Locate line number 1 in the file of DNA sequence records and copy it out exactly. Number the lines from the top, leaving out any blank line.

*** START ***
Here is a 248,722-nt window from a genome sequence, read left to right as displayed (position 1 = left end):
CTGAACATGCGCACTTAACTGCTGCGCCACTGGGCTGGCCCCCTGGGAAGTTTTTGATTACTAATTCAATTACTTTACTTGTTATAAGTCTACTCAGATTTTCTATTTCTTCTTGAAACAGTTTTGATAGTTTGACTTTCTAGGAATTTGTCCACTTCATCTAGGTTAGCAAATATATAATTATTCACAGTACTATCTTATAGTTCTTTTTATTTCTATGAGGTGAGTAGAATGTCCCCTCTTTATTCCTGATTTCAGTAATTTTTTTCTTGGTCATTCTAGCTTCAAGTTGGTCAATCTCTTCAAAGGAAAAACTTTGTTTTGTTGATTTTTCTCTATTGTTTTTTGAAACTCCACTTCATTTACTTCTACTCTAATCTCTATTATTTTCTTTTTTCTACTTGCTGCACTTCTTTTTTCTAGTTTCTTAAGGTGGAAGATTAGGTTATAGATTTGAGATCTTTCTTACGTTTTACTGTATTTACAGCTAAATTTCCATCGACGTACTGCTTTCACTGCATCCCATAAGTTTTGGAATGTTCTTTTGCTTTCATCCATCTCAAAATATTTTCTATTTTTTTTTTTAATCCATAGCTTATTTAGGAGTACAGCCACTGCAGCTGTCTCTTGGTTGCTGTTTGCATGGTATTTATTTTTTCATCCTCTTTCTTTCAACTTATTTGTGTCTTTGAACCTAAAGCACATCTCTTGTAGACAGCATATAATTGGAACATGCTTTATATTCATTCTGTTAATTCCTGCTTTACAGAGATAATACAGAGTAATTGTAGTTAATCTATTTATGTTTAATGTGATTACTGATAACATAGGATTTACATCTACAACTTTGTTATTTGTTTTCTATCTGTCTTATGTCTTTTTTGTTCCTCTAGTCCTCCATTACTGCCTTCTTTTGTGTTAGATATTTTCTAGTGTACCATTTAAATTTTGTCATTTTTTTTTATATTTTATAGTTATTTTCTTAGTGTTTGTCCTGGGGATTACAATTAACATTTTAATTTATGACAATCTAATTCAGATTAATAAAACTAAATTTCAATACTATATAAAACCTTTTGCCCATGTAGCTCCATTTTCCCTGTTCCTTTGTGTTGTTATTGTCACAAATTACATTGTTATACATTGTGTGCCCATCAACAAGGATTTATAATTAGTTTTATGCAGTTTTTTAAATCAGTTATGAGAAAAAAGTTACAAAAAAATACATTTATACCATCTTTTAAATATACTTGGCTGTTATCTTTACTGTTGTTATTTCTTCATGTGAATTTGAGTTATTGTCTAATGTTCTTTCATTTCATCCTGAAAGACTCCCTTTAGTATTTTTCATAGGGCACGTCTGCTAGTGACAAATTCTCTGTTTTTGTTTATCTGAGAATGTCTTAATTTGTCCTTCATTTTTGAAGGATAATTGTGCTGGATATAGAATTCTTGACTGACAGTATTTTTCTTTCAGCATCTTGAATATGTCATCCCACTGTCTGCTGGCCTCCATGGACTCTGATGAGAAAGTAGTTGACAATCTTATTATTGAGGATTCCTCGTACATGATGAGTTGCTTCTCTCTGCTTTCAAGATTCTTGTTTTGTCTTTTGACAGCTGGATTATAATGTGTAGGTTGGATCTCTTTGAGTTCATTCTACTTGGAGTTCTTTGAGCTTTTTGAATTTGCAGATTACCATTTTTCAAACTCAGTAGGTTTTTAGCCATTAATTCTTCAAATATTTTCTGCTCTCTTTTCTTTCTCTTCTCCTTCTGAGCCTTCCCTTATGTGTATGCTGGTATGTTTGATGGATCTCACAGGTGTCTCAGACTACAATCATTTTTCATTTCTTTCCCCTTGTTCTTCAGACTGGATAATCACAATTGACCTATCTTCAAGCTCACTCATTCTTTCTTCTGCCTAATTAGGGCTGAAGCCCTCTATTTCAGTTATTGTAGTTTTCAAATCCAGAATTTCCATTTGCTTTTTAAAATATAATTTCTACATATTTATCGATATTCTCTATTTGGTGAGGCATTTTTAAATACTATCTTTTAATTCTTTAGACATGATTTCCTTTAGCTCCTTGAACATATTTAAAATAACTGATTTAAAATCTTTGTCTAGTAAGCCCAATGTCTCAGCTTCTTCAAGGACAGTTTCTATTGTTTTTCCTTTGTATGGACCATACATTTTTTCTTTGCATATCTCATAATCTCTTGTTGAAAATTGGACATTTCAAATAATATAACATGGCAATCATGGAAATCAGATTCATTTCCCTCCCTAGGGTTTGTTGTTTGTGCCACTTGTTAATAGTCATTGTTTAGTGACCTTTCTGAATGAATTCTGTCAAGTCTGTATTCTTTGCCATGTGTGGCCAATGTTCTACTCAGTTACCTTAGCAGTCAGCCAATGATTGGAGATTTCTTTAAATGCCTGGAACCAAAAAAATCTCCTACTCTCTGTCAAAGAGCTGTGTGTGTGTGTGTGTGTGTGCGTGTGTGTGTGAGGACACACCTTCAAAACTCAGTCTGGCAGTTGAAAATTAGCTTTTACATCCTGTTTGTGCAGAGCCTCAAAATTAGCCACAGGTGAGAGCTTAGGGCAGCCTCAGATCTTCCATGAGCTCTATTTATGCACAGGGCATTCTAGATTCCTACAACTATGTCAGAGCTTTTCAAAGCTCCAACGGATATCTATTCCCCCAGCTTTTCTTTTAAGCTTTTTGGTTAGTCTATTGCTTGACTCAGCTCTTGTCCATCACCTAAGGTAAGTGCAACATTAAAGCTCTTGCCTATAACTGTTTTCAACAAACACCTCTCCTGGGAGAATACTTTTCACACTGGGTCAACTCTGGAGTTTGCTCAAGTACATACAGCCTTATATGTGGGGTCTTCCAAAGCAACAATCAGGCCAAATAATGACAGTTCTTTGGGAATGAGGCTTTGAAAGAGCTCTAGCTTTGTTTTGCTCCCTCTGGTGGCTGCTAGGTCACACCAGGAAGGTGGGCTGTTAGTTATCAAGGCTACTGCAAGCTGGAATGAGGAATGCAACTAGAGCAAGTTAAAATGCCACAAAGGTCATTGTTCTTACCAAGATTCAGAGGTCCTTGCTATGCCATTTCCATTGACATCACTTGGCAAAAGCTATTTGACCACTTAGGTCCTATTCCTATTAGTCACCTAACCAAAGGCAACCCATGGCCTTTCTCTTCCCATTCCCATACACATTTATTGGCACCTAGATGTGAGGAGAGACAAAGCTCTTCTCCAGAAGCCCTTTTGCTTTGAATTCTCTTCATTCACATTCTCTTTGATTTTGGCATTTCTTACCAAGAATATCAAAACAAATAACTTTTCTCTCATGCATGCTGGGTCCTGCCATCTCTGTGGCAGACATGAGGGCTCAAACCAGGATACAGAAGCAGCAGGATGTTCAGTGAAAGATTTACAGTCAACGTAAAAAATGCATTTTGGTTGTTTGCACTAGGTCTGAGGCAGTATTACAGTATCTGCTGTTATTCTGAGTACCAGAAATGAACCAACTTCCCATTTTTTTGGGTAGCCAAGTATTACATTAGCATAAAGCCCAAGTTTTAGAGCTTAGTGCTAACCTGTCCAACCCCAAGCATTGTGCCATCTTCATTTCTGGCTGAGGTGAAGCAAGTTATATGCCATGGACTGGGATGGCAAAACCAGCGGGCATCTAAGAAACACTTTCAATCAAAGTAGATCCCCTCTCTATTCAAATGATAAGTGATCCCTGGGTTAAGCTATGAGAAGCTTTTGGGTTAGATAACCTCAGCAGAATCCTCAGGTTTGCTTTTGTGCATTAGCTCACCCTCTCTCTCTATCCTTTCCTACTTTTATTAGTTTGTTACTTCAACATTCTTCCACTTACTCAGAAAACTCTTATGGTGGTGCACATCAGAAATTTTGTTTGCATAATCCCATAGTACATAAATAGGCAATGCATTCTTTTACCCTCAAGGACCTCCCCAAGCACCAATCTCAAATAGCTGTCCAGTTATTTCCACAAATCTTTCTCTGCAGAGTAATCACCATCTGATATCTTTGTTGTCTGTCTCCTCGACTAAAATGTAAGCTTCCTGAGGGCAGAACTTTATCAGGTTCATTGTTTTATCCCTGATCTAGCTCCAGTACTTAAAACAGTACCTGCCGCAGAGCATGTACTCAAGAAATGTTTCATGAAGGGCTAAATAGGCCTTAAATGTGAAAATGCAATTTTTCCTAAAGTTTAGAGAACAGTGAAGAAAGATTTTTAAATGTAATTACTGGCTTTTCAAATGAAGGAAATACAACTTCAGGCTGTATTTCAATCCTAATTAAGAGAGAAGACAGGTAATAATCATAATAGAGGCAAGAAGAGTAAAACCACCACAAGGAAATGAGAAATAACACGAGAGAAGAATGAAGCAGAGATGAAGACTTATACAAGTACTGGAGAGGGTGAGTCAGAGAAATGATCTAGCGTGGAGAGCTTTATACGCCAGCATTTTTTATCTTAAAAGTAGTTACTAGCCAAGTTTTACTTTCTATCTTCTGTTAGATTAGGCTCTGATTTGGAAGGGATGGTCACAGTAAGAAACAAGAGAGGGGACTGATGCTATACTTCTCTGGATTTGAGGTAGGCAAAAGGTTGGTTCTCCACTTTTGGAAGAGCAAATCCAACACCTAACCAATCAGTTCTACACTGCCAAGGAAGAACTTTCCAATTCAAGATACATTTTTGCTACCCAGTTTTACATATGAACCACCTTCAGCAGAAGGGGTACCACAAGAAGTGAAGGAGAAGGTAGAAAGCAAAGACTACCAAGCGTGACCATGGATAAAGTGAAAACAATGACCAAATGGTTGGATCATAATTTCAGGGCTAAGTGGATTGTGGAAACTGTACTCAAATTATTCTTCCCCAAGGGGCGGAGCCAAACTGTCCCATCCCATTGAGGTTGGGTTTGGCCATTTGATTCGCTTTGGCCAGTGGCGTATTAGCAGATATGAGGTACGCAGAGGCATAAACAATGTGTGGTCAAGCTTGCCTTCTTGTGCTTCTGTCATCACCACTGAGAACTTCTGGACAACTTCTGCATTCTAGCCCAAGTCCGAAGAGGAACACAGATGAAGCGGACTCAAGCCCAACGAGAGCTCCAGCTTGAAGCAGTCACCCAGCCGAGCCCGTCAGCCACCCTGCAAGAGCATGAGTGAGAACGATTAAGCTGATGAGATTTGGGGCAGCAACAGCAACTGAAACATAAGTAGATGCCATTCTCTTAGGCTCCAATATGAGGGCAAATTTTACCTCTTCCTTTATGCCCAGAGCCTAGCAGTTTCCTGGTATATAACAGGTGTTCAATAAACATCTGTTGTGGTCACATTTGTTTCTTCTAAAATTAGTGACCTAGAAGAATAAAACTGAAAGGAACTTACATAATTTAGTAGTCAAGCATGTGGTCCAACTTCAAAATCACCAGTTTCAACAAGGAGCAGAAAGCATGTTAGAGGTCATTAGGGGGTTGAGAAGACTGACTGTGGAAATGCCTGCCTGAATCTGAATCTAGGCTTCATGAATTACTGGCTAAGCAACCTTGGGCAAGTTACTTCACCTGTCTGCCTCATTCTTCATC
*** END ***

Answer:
Here is a 248,722-nt window from a genome sequence, read left to right as displayed (position 1 = left end):